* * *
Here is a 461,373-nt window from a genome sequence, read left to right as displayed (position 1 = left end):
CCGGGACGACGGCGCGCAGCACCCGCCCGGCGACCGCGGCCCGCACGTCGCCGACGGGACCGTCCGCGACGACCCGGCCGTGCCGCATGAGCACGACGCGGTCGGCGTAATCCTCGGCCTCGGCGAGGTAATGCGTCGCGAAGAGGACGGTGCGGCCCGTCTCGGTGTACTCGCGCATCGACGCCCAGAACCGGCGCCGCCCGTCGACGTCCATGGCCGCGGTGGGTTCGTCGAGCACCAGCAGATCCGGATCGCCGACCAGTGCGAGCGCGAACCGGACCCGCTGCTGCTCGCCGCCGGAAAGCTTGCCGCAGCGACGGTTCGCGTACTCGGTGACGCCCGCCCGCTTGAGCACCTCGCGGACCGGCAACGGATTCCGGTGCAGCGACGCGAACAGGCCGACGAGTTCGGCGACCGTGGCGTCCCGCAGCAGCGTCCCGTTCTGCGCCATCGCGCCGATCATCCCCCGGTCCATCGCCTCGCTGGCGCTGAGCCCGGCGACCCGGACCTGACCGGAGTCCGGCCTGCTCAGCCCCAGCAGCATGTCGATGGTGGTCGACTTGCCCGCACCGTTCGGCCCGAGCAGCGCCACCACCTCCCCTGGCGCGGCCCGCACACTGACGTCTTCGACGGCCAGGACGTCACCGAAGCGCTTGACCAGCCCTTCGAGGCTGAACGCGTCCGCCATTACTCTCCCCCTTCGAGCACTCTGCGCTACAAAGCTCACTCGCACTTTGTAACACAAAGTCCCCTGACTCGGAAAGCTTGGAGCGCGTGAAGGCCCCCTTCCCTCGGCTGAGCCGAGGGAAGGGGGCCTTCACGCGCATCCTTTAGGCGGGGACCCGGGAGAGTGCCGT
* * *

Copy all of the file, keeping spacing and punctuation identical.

Here is a 461,373-nt window from a genome sequence, read left to right as displayed (position 1 = left end):
CCGGGACGACGGCGCGCAGCACCCGCCCGGCGACCGCGGCCCGCACGTCGCCGACGGGACCGTCCGCGACGACCCGGCCGTGCCGCATGAGCACGACGCGGTCGGCGTAATCCTCGGCCTCGGCGAGGTAATGCGTCGCGAAGAGGACGGTGCGGCCCGTCTCGGTGTACTCGCGCATCGACGCCCAGAACCGGCGCCGCCCGTCGACGTCCATGGCCGCGGTGGGTTCGTCGAGCACCAGCAGATCCGGATCGCCGACCAGTGCGAGCGCGAACCGGACCCGCTGCTGCTCGCCGCCGGAAAGCTTGCCGCAGCGACGGTTCGCGTACTCGGTGACGCCCGCCCGCTTGAGCACCTCGCGGACCGGCAACGGATTCCGGTGCAGCGACGCGAACAGGCCGACGAGTTCGGCGACCGTGGCGTCCCGCAGCAGCGTCCCGTTCTGCGCCATCGCGCCGATCATCCCCCGGTCCATCGCCTCGCTGGCGCTGAGCCCGGCGACCCGGACCTGACCGGAGTCCGGCCTGCTCAGCCCCAGCAGCATGTCGATGGTGGTCGACTTGCCCGCACCGTTCGGCCCGAGCAGCGCCACCACCTCCCCTGGCGCGGCCCGCACACTGACGTCTTCGACGGCCAGGACGTCACCGAAGCGCTTGACCAGCCCTTCGAGGCTGAACGCGTCCGCCATTACTCTCCCCCTTCGAGCACTCTGCGCTACAAAGCTCACTCGCACTTTGTAACACAAAGTCCCCTGACTCGGAAAGCTTGGAGCGCGTGAAGGCCCCCTTCCCTCGGCTGAGCCGAGGGAAGGGGGCCTTCACGCGCATCCTTTAGGCGGGGACCCGGGAGAGTGCCGT